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FGCU launches free workshops to foster equity, retain workers; Supreme Court throws out race claim in SC redistricting case in win for GOP; as millions hit the roads, MI lawmakers consider extra driving fees; CT groups prepare for World Fish Migration Day.

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U.S. Supreme Court allows South Carolina gerrymander that dilutes Black voters, Sen. Ted Cruz refuses to say if he'll accept 2024 election results, and Trump calls Mar-a-Lago search an attempt to have him assassinated.

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Smokey Bear thought only "you" could prevent forest fires, but decomposing mushrooms may also help, a Native American community in Oregon is achieving healthcare sovereignty, and Colorado farmers hope fast-maturing, drought-tolerant seeds will better handle climate change.

NM's Indian Pueblo Cultural Center Goes Virtual for Indigenous Peoples Day

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Monday, October 12, 2020   

ALBUQUERQUE, N.M. -- People across the globe can join the observance of Indigenous Peoples' Day in New Mexico today with a virtual celebration from the Indian Pueblo Cultural Center in Albuquerque.

Last year, Gov. Michelle Lujan Grisham signed a bill to replace Columbus Day with Indigenous Peoples Day in New Mexico, to honor Native American peoples, their histories and cultures.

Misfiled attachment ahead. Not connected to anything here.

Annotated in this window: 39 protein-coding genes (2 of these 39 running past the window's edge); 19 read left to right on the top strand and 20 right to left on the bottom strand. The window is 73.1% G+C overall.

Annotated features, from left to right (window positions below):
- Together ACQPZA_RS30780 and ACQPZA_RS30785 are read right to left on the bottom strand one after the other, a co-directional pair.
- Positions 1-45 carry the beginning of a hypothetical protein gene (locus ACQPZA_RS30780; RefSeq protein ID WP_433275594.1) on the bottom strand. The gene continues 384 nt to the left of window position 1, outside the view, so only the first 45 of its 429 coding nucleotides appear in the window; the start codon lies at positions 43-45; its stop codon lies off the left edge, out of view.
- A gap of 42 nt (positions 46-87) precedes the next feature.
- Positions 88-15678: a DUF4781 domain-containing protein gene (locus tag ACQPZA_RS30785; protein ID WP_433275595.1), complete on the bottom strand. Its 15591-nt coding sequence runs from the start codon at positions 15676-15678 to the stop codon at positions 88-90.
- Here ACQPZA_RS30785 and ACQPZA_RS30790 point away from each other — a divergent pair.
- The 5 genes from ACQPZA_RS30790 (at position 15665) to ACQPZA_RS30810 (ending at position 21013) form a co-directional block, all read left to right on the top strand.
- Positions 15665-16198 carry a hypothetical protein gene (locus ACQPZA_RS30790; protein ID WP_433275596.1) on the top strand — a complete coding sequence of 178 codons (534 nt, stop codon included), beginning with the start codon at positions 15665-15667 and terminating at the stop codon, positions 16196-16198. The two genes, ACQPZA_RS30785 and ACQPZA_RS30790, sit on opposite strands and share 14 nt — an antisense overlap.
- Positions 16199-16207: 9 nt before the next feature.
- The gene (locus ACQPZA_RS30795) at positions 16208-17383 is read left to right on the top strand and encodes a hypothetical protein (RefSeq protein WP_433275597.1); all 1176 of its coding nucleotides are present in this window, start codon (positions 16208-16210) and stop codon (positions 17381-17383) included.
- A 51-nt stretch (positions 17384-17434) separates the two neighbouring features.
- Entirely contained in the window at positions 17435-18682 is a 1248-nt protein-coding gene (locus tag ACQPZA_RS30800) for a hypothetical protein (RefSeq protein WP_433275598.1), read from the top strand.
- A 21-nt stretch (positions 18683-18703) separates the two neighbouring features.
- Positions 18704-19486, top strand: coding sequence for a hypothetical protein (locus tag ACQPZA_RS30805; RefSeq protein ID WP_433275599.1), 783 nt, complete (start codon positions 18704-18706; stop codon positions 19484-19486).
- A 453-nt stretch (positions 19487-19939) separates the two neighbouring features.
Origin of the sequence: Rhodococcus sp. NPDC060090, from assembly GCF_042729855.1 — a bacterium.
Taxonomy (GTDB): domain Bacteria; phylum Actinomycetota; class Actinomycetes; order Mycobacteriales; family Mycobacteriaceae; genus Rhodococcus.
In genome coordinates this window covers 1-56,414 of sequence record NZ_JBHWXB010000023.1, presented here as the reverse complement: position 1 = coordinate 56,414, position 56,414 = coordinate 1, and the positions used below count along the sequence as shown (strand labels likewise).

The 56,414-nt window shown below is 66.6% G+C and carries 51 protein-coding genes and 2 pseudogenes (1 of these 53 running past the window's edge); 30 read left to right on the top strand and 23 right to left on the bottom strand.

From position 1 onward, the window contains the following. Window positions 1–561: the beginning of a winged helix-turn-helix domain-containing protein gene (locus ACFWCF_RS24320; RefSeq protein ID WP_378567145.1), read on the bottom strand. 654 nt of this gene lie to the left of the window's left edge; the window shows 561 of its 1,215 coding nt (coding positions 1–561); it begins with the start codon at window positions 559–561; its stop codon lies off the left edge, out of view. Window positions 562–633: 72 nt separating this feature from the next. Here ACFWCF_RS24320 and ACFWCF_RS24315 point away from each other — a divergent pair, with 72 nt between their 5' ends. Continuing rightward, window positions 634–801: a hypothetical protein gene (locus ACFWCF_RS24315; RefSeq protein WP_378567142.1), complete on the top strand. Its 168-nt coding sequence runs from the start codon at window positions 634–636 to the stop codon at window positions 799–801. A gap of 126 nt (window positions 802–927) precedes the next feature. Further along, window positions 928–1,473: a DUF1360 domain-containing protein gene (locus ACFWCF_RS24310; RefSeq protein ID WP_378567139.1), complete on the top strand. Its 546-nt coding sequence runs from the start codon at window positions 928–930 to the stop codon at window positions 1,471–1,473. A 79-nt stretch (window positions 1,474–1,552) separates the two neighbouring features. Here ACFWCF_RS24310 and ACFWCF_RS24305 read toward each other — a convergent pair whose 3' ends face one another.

Jon Ghahate, museum cultural educator at the Cultural Center, said many indigenous people still practice social and spiritual constructs in their daily lives that trace back long before Christopher Columbus arrived in North America.

"We commemorate the accomplishments of all these civilizations that existed in the Western Hemisphere," Ghahate explained. "Their languages, most importantly, that gives us a sense of identity."

In the U.S., the second Monday in October has been officially observed as Columbus Day since 1971, but 14 states and hundreds of cities now use the day to celebrate Native Americans. The change acknowledges findings by historians that Columbus committed atrocities against Indigenous people he encountered in his voyages.

Ghahate said the online events will include flute music, dance performances, and historical and art presentations that recognize ancestral connections.

"Beginning with a blessing, acknowledgement of the land of our Pueblo communities; then we have some performances from an Aztec dance group. And this will be accessible to anyone online," Ghahate shared.

He added later this month, the Cultural Center will host Joy Harjo for a Zoom conversation. Harjo is the current U.S. poet laureate and first Native American to hold the honor.


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